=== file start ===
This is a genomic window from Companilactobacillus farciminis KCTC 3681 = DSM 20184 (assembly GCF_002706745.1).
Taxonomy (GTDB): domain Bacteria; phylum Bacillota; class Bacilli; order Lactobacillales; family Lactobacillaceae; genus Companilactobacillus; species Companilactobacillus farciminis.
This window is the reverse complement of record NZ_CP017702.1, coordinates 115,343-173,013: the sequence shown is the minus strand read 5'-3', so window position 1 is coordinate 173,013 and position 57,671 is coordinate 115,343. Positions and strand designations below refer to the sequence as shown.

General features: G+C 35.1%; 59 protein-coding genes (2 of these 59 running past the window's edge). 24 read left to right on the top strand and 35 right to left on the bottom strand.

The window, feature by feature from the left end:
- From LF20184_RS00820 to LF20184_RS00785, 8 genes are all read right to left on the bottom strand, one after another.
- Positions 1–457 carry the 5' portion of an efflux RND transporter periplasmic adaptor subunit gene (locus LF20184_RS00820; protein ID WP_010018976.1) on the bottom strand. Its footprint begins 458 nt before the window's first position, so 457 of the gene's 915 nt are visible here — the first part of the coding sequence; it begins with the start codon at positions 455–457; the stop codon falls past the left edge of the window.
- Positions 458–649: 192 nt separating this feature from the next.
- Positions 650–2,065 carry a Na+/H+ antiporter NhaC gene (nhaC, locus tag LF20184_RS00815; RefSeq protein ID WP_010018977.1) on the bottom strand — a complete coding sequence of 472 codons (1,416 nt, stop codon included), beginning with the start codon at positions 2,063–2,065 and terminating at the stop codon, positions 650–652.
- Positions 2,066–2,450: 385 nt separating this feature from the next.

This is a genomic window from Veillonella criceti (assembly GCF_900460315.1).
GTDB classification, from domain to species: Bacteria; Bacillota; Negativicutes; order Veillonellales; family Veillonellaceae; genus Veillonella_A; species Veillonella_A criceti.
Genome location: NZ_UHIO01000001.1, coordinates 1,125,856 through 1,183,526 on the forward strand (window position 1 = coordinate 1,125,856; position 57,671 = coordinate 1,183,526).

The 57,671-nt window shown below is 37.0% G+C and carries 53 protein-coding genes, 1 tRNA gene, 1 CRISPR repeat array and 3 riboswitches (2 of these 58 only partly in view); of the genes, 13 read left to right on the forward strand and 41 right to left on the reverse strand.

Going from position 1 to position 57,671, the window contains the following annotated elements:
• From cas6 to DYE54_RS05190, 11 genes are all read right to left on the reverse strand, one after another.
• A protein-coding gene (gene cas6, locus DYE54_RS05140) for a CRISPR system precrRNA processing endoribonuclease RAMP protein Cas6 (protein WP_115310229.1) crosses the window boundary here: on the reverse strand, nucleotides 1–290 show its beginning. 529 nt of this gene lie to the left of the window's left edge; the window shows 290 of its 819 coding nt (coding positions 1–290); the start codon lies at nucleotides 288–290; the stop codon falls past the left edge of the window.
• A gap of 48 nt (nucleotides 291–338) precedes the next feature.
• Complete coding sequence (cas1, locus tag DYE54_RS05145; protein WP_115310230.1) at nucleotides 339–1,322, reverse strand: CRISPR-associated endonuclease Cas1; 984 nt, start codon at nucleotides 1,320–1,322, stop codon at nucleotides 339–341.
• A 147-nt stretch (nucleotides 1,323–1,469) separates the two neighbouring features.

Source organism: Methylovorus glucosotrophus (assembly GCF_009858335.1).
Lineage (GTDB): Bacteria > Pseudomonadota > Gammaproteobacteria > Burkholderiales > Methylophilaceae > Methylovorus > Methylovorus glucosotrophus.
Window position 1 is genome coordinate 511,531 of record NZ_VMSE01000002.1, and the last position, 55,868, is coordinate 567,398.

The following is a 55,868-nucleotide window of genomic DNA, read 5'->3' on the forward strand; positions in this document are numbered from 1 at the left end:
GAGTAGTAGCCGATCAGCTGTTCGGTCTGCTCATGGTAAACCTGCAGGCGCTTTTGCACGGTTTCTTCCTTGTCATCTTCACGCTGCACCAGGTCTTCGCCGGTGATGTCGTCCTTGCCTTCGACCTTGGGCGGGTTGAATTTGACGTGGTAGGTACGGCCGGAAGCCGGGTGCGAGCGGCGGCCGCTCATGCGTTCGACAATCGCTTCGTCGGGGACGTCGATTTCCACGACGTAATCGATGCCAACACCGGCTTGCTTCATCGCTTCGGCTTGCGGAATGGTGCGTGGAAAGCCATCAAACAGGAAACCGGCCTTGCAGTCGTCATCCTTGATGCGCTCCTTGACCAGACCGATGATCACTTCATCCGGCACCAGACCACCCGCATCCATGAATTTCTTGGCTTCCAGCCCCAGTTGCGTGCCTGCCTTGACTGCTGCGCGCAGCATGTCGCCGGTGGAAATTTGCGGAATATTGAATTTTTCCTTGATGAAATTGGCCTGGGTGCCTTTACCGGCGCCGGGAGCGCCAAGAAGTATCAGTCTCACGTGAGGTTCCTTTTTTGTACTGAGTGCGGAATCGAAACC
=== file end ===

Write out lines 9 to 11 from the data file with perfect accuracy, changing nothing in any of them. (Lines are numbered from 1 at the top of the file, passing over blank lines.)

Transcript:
- Positions 650–2,065 carry a Na+/H+ antiporter NhaC gene (nhaC, locus tag LF20184_RS00815; RefSeq protein ID WP_010018977.1) on the bottom strand — a complete coding sequence of 472 codons (1,416 nt, stop codon included), beginning with the start codon at positions 2,063–2,065 and terminating at the stop codon, positions 650–652.
- Positions 2,066–2,450: 385 nt separating this feature from the next.

This is a genomic window from Veillonella criceti (assembly GCF_900460315.1).